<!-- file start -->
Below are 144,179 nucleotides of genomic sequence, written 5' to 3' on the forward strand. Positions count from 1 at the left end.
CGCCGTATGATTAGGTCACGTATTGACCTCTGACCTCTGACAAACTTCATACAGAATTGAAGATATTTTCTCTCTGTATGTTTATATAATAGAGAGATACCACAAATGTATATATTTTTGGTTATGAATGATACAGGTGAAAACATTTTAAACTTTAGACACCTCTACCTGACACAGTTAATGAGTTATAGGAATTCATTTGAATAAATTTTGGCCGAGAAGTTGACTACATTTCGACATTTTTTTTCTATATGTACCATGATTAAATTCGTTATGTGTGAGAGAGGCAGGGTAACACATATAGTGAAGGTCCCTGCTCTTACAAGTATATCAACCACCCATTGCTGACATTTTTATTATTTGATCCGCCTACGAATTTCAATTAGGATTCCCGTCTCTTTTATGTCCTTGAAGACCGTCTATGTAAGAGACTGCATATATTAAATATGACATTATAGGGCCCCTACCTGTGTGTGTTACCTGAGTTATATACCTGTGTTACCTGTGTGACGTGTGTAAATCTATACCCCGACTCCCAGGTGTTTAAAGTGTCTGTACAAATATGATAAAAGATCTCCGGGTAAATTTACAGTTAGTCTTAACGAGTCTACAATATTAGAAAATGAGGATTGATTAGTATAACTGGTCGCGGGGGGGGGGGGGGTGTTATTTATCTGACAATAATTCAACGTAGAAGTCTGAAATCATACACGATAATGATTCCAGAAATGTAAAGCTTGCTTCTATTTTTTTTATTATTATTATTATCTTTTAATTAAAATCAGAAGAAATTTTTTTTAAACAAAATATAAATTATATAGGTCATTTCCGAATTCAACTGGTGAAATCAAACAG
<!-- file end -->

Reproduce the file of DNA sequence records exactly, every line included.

Below are 144,179 nucleotides of genomic sequence, written 5' to 3' on the forward strand. Positions count from 1 at the left end.
CGCCGTATGATTAGGTCACGTATTGACCTCTGACCTCTGACAAACTTCATACAGAATTGAAGATATTTTCTCTCTGTATGTTTATATAATAGAGAGATACCACAAATGTATATATTTTTGGTTATGAATGATACAGGTGAAAACATTTTAAACTTTAGACACCTCTACCTGACACAGTTAATGAGTTATAGGAATTCATTTGAATAAATTTTGGCCGAGAAGTTGACTACATTTCGACATTTTTTTTCTATATGTACCATGATTAAATTCGTTATGTGTGAGAGAGGCAGGGTAACACATATAGTGAAGGTCCCTGCTCTTACAAGTATATCAACCACCCATTGCTGACATTTTTATTATTTGATCCGCCTACGAATTTCAATTAGGATTCCCGTCTCTTTTATGTCCTTGAAGACCGTCTATGTAAGAGACTGCATATATTAAATATGACATTATAGGGCCCCTACCTGTGTGTGTTACCTGAGTTATATACCTGTGTTACCTGTGTGACGTGTGTAAATCTATACCCCGACTCCCAGGTGTTTAAAGTGTCTGTACAAATATGATAAAAGATCTCCGGGTAAATTTACAGTTAGTCTTAACGAGTCTACAATATTAGAAAATGAGGATTGATTAGTATAACTGGTCGCGGGGGGGGGGGGGGTGTTATTTATCTGACAATAATTCAACGTAGAAGTCTGAAATCATACACGATAATGATTCCAGAAATGTAAAGCTTGCTTCTATTTTTTTTATTATTATTATTATCTTTTAATTAAAATCAGAAGAAATTTTTTTTAAACAAAATATAAATTATATAGGTCATTTCCGAATTCAACTGGTGAAATCAAACAG